Intel’s drawn out drip feed of Alder Lake details ends today with a whimper not a bang. SemiAccurate was fed up with the Intel BS earlier and things have gone down hill since then.
Lets start out by saying Intel’s big dog and pony show for Alder Lake and it’s big/little copy are nothing more than a distraction. SemiAccurate spent weeks trying to find some reason that the massive software complexity and hard tie in to Windows 11 was worth it. We failed. TLDR: There is no reason Alder Lake needs or should have a big/little clone. Really. If you bother to read the rest of this article you will see our reasons for this but, well, not much else to see here other than the SKUs and prices.
Then there is the simple fact that Intel repeatedly lied to SemiAccurate and others. Normally we don’t use the word lie, we point out that there is often a shred of something that can be used for plausible deniability. This time Intel flat out lied to us and the rest of the journalists. To make things worse the front line PR folk who interface with us usually get the blame and when we call the miscreants high above their head on the unethical behavior. If you are high enough up, it never is your fault if you have minions to deflect things at. So apologies to the front line folk but the people above you absolutely did wrong.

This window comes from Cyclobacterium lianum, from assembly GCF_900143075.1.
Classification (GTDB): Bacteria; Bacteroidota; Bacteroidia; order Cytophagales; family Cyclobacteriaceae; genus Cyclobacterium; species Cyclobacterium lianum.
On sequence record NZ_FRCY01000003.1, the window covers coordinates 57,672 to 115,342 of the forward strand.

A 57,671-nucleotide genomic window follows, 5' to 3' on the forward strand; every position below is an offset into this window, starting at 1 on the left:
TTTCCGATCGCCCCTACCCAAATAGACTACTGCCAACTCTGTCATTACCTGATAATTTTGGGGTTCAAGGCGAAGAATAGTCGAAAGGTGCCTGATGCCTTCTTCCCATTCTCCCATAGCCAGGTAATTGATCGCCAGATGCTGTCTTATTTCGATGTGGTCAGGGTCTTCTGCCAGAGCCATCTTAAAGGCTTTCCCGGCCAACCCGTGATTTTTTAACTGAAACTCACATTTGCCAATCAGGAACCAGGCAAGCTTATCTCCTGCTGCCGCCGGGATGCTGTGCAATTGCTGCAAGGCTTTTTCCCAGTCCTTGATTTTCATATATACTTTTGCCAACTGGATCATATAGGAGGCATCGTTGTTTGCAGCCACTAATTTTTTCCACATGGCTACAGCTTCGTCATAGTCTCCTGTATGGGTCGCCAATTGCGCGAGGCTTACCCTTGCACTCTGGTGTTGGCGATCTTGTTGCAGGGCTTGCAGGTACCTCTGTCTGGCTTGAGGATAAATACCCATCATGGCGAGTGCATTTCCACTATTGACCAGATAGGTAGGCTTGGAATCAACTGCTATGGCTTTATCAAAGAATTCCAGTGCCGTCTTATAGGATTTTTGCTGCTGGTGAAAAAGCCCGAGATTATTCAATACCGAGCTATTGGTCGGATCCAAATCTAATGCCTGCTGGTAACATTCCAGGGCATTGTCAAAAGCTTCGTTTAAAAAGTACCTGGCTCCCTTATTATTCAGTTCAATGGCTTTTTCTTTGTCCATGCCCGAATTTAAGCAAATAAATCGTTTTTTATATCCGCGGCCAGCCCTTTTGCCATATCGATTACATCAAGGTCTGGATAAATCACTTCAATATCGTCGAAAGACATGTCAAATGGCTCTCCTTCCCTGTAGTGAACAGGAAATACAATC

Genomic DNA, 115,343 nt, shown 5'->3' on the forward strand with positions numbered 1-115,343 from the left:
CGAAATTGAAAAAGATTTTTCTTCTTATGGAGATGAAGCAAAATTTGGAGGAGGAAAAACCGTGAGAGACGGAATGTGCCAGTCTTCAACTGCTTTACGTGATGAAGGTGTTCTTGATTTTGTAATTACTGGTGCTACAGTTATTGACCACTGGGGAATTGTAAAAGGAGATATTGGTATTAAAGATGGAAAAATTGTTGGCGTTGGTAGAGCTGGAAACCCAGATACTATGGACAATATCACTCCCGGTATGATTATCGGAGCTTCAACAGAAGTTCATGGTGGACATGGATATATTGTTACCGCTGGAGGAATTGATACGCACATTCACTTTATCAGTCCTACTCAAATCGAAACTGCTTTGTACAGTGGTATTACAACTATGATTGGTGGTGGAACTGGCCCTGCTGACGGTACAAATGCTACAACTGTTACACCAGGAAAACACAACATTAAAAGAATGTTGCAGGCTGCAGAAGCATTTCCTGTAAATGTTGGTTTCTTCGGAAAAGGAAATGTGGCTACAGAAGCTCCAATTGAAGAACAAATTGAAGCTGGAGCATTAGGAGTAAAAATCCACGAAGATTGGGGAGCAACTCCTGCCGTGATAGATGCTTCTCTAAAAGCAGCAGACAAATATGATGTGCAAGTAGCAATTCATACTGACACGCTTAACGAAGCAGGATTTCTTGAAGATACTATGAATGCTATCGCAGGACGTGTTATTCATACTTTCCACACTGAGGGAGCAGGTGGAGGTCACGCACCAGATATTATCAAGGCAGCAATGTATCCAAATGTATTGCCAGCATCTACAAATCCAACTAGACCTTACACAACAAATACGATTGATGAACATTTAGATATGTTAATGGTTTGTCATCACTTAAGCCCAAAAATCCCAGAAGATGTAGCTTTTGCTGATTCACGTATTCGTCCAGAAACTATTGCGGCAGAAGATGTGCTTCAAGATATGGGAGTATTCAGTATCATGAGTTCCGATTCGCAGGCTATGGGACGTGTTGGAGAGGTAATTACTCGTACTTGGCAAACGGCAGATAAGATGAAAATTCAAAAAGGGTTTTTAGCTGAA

What did they lie about? Go back to our Architecture Day story and see if you can figure out the tone of the story. You might notice a little frustration and annoyance amid the joyous lack of any useful information. Any attempt to glean useful technical information that should have been provided without asking was met with one of two responses, “That is a product question that we can’t answer yet”, and, “That will be revealed closer to launch”.